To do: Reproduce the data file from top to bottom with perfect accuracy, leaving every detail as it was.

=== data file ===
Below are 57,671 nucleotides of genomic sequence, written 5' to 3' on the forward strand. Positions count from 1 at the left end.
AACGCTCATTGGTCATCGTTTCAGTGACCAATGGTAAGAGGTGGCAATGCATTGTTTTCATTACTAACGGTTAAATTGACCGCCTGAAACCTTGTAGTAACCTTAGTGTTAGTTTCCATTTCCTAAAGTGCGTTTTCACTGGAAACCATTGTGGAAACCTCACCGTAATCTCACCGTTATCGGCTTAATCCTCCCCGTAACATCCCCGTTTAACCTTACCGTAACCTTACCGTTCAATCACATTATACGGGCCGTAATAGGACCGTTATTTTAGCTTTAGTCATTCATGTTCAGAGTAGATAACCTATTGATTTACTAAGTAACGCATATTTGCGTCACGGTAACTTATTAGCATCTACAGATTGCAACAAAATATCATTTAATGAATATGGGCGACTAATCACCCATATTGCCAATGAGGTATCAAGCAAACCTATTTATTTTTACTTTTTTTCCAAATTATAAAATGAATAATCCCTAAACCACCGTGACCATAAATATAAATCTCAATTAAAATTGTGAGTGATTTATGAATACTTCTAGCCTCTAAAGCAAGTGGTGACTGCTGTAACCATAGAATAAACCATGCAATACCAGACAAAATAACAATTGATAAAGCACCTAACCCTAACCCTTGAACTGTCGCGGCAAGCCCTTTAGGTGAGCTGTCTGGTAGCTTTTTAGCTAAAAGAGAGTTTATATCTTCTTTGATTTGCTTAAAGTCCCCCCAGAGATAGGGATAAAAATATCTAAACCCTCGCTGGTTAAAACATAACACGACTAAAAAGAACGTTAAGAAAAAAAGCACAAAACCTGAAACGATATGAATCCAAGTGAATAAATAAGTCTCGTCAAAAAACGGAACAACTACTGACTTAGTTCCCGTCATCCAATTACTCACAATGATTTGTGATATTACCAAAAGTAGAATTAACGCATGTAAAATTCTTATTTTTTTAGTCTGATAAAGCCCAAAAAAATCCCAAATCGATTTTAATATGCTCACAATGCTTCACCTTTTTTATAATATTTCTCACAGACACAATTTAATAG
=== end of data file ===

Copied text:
Below are 57,671 nucleotides of genomic sequence, written 5' to 3' on the forward strand. Positions count from 1 at the left end.
AACGCTCATTGGTCATCGTTTCAGTGACCAATGGTAAGAGGTGGCAATGCATTGTTTTCATTACTAACGGTTAAATTGACCGCCTGAAACCTTGTAGTAACCTTAGTGTTAGTTTCCATTTCCTAAAGTGCGTTTTCACTGGAAACCATTGTGGAAACCTCACCGTAATCTCACCGTTATCGGCTTAATCCTCCCCGTAACATCCCCGTTTAACCTTACCGTAACCTTACCGTTCAATCACATTATACGGGCCGTAATAGGACCGTTATTTTAGCTTTAGTCATTCATGTTCAGAGTAGATAACCTATTGATTTACTAAGTAACGCATATTTGCGTCACGGTAACTTATTAGCATCTACAGATTGCAACAAAATATCATTTAATGAATATGGGCGACTAATCACCCATATTGCCAATGAGGTATCAAGCAAACCTATTTATTTTTACTTTTTTTCCAAATTATAAAATGAATAATCCCTAAACCACCGTGACCATAAATATAAATCTCAATTAAAATTGTGAGTGATTTATGAATACTTCTAGCCTCTAAAGCAAGTGGTGACTGCTGTAACCATAGAATAAACCATGCAATACCAGACAAAATAACAATTGATAAAGCACCTAACCCTAACCCTTGAACTGTCGCGGCAAGCCCTTTAGGTGAGCTGTCTGGTAGCTTTTTAGCTAAAAGAGAGTTTATATCTTCTTTGATTTGCTTAAAGTCCCCCCAGAGATAGGGATAAAAATATCTAAACCCTCGCTGGTTAAAACATAACACGACTAAAAAGAACGTTAAGAAAAAAAGCACAAAACCTGAAACGATATGAATCCAAGTGAATAAATAAGTCTCGTCAAAAAACGGAACAACTACTGACTTAGTTCCCGTCATCCAATTACTCACAATGATTTGTGATATTACCAAAAGTAGAATTAACGCATGTAAAATTCTTATTTTTTTAGTCTGATAAAGCCCAAAAAAATCCCAAATCGATTTTAATATGCTCACAATGCTTCACCTTTTTTATAATATTTCTCACAGACACAATTTAATAG